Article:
So that’s why for this post, I’m not gonna tell you shit. Rather than dive into the weeds of what happened when, and why, I’m going to focus on one of the rare elements of history that’s indisputably black-and-white—who happened when.

Because before we can responsibly start arguing with each other about Aladdins and Jafars, we need to get the basic timeline and characters of the story clear.

But I’m going to lay things out a little differently than you’re probably used to.

Normally, we learn about history’s storylines in isolation. We might have a strong sense of the history of physics breakthroughs or the progression of western philosophical thought or the succession of French rulers—but we’re not as clear on how each of these storylines relate to each other. If you think of history like a tangle of vines growing upwards through time, studying one type of history at a time is like following the path of one particular vine while ignoring the other vines around it. It’s understanding history in a vertical sense.

And while vertical history has its merits, it doesn’t leave you with an especially complete picture of any one time. An econ buff in the year 2500 might know all about the Great Depression that happened in the early 20th century and the major recession that happened about 80 years later, but that same person might mistake the two world wars for happening in the 1800s or the 2200s if they’re a little hazy on the history of wars. So while an econ buff, that person would have a pretty poor understanding of what our modern times are all about.

Likewise, I might know that Copernicus began writing his seminal work On the Revolutions of the Celestial Spheres in Poland in the early 1510s, but by learning that right around that same time in Italy, Michelangelo painted the ceiling of the Sistine Chapel, I get a better picture of the times. By learning that it was right while both of these things were happening that Henry VIII married Catherine of Aragon in England, the 1510s suddenly begins to take on a distinct personality. These three facts, when put together, allow me to see a more three-dimensional picture of the 1510s—it allows me to see the 1510s horizontally, like cutting out a complete segment of the vine tangle and examining it all together.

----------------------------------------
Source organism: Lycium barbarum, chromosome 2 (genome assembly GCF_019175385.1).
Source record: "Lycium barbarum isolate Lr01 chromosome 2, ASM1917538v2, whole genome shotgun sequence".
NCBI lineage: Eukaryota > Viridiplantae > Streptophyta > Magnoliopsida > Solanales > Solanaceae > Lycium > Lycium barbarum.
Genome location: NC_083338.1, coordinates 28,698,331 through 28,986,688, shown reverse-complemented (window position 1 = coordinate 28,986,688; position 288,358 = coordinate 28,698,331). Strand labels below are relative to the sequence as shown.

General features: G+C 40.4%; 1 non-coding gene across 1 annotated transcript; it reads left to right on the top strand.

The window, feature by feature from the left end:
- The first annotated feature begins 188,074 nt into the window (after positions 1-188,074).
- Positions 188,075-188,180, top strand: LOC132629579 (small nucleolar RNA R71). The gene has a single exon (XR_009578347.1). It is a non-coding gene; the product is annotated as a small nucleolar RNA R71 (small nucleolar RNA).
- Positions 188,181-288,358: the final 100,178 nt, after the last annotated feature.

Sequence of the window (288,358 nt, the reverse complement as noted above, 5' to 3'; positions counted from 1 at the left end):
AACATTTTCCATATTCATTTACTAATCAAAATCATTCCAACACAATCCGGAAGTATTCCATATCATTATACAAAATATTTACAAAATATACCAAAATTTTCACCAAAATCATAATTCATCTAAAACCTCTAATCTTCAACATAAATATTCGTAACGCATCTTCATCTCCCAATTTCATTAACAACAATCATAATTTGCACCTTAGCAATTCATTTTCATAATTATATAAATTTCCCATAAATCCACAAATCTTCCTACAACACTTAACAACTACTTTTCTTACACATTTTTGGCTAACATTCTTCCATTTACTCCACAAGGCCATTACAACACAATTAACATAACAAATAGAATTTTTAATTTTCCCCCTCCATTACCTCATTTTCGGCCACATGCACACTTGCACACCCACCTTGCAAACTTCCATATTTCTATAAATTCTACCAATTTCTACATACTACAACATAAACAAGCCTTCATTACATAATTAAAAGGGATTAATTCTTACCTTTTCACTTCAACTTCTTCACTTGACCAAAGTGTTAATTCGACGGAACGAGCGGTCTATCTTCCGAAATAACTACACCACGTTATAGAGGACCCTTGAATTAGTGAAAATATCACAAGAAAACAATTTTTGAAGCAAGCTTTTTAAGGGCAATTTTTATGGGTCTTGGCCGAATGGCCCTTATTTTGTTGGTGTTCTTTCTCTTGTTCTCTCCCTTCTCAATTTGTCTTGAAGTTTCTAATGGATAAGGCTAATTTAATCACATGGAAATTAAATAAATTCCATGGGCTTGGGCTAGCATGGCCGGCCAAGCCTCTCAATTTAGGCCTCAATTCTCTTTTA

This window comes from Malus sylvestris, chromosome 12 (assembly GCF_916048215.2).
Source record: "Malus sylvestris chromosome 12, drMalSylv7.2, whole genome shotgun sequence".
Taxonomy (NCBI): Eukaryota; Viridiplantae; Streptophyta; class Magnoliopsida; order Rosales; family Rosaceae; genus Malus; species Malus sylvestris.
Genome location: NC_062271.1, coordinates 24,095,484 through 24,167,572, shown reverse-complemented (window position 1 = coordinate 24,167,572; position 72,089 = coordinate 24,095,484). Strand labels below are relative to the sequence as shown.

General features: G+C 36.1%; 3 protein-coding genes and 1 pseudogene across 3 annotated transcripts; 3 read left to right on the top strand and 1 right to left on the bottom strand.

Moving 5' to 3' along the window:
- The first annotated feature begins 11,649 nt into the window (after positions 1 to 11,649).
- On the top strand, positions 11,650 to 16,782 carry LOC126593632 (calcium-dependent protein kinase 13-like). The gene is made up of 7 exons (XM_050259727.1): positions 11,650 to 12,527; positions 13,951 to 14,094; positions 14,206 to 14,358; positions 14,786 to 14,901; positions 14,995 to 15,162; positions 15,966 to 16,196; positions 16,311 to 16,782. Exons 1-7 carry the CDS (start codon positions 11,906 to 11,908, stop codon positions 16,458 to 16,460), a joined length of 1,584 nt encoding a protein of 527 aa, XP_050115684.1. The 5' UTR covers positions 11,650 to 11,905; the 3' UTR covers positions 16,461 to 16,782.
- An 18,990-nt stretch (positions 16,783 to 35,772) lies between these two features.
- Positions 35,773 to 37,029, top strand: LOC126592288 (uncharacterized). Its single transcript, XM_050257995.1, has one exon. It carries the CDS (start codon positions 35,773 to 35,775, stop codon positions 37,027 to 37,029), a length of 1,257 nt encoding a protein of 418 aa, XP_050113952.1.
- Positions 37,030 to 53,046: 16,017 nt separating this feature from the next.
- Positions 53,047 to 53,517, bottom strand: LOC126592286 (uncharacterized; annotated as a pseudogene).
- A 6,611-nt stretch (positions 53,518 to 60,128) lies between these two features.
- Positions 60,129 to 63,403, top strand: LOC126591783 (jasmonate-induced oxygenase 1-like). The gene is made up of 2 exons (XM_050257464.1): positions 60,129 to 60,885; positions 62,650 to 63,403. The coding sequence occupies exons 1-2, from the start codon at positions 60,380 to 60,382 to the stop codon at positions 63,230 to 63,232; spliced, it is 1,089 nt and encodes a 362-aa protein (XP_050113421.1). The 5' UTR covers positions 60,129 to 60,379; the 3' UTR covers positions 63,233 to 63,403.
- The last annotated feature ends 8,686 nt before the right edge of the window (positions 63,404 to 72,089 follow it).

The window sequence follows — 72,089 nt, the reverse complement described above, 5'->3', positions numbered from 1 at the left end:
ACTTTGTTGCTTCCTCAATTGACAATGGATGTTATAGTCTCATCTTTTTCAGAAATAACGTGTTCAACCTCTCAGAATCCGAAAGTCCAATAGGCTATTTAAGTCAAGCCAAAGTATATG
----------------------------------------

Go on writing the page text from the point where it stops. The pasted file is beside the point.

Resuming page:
A blog post is limited in its ability to examine all of history horizontally. But I’ve taken two separate cracks below that I think can work together nicely to help us take a horizontal view of different times. Both involve a lot of names.

Which leads me to the inevitable disclaimer about who I chose to include. I tried to remove my own biases by gathering the names from a handful of lists by publications like Time. I searched the internet for things like “most influential people in history” and “most important people in the Middle Ages” and “most famous people of the 19th century” and “most powerful Chinese emperors” and ended up with a big pile of names, some of whom I’m familiar with, others I’m not. That said, between the fact that the lists I used were by publications targeting English-speaking people and that I inevitably leaned more towards people I had heard of, the group of names will skew America- and Euro-centric, with places like Africa, the Middle East, and Southeast Asia probably underrepresented. This isn’t entirely by accident, though—this post is only useful if you’ve heard of the people, and I intentionally chose names I thought a large portion of Wait But Why readers would know. In other words, merit wasn’t the only criteria—household fame mattered too. And yes, I missed a lot of people—with limited space on the screen, the names had to be a sampling, not an exhaustive list.

The blog: